Thursday, July 21, 2011

Pious and overly devotional

The post below quoting Fr. Faber (whose writing on the spiritual life deserves a great deal more attention than that of the attention-seeking Newman) has generated much interesting comment here and on Facebook. I post below my addition to the discussion.

First, I simply have an instinctive aversion to public displays of devotion, for much the same reason I object to public displays of affection between members of a pair-bonded unit. This might just be an English thing, but it embarrasses me on the person's behalf. It betrays a lack of a certain kind of social modesty. One keeps that sort of thing private. It's a thing appropriate to moments of sincere discussion between intimates.

I think (though he was not my favourite Catholic writer) I remember Thomas Merton also making a similar comment in Seven Story Mountain, along the lines of "There is something nauseating about pious talk".

The other reason is that it tends to cheapen the devotional life. Talking about, thinking about and praying to God is so important that it should not be tossed about like the wrapping on a bag of take-away.

But mostly I posted Fr. Faber's quote because of the ongoing debate about the Traddie world over nice vs. holy. Trads are notoriously given to very public displays of devotion (and insisting that they be conducted in the right way!!) while holding the knife ever-ready for the quick one between the ribs of anyone who crosses them. This tendency is hardly limited to the Traditionalist movement in the Church, but it certainly seems to be more prevalent as a community trait there.

They are ever-ready too, with the quick and often pat rejoinder when faced with any criticism: "The hard truth is better than the sweet lie". This is usually followed by recitations of Our Lord's open displays of anger against the pharisees and money-changers. Passers-by, non-Catholics and children, however, are often witness to these kinds of exchanges and I think are justified in going away disappointed. See how they love each other?

Well, I'm not a spiritual writer and it's not for me to correct, particularly since the quick and irritable rejoinder are defining characteristics of my own interpersonal and devotional life. I am faced daily with the temptation to the quick and snarky response.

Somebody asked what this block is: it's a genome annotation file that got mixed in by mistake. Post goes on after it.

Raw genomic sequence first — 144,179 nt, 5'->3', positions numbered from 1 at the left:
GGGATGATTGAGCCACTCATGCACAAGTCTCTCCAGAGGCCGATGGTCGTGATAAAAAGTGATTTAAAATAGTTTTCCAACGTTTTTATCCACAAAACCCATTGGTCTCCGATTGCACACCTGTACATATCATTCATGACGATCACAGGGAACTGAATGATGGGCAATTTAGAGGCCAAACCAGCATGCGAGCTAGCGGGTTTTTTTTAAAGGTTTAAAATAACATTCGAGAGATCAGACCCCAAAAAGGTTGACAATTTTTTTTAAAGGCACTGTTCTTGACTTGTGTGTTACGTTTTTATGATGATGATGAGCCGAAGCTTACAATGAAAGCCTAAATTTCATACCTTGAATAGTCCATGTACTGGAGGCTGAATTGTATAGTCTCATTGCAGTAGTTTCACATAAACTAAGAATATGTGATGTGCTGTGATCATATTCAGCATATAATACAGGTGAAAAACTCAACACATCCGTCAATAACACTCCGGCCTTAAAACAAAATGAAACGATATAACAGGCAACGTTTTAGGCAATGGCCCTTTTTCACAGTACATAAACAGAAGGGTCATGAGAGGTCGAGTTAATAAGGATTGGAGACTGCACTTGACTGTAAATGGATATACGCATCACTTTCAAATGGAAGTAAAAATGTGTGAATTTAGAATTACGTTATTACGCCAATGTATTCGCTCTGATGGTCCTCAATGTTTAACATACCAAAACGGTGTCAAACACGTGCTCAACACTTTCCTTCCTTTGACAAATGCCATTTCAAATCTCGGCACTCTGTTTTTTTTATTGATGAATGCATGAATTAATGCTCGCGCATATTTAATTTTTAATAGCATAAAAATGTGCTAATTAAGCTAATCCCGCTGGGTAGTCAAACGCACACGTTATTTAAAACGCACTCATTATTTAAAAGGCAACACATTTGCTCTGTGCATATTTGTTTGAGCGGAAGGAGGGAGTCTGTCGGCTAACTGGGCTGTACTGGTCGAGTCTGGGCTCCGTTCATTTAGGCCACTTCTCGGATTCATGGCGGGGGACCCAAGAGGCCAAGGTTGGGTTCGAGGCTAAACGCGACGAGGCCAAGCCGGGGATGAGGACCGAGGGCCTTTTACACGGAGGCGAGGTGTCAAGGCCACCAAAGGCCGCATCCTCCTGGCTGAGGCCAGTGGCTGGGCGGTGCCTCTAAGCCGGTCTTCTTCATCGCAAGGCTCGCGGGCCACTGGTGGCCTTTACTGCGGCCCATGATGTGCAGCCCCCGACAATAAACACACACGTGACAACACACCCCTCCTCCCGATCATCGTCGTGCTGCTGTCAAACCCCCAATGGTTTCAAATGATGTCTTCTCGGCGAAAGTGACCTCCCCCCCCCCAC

I posted Fr. Faber's comment because I was relieved somewhat to learn that this is not a modern problem, that others greater and holier than I have observed it and fought against it. It's comforting to have companions in temptation.

The question of real vs. false devotion is extremely pertinent, and is a big part of Fr. Faber's very pointed writing on the spiritual life. Of course real devotion produces real sanctity, but it is only too easy to fall into the trap of presuming one's self devoted, and therefore superior to the general run of humanity, or even the general run of Christians. It is a salutary warning, and one that is repeated many times by C. S. Lewis and nearly all other writers on the Christian life.

It is for this reason I have banned excessive God-talk in the commbox, and the reason it tends to irritate me so much. I have found that in many, if not most cases when a person engages in gratuitous God-talk, particularly in a public forum, the person is much more likely to be talking about himself. Or herself, since it seems mostly to be a female vice.

In fact, this was proven to me quite aptly recently when a person who had left a particularly flowery God-talk commbox post became abusive and extremely nasty when I deleted his comment and said why. From the excessively POD language and tone, I had guessed that this was someone who was greatly enamoured of his own holiness and was very interested in demonstrating it for the world to admire. The incontinent note I received as punishment for daring to call him on his bullshit proved my suspicion to have been justified.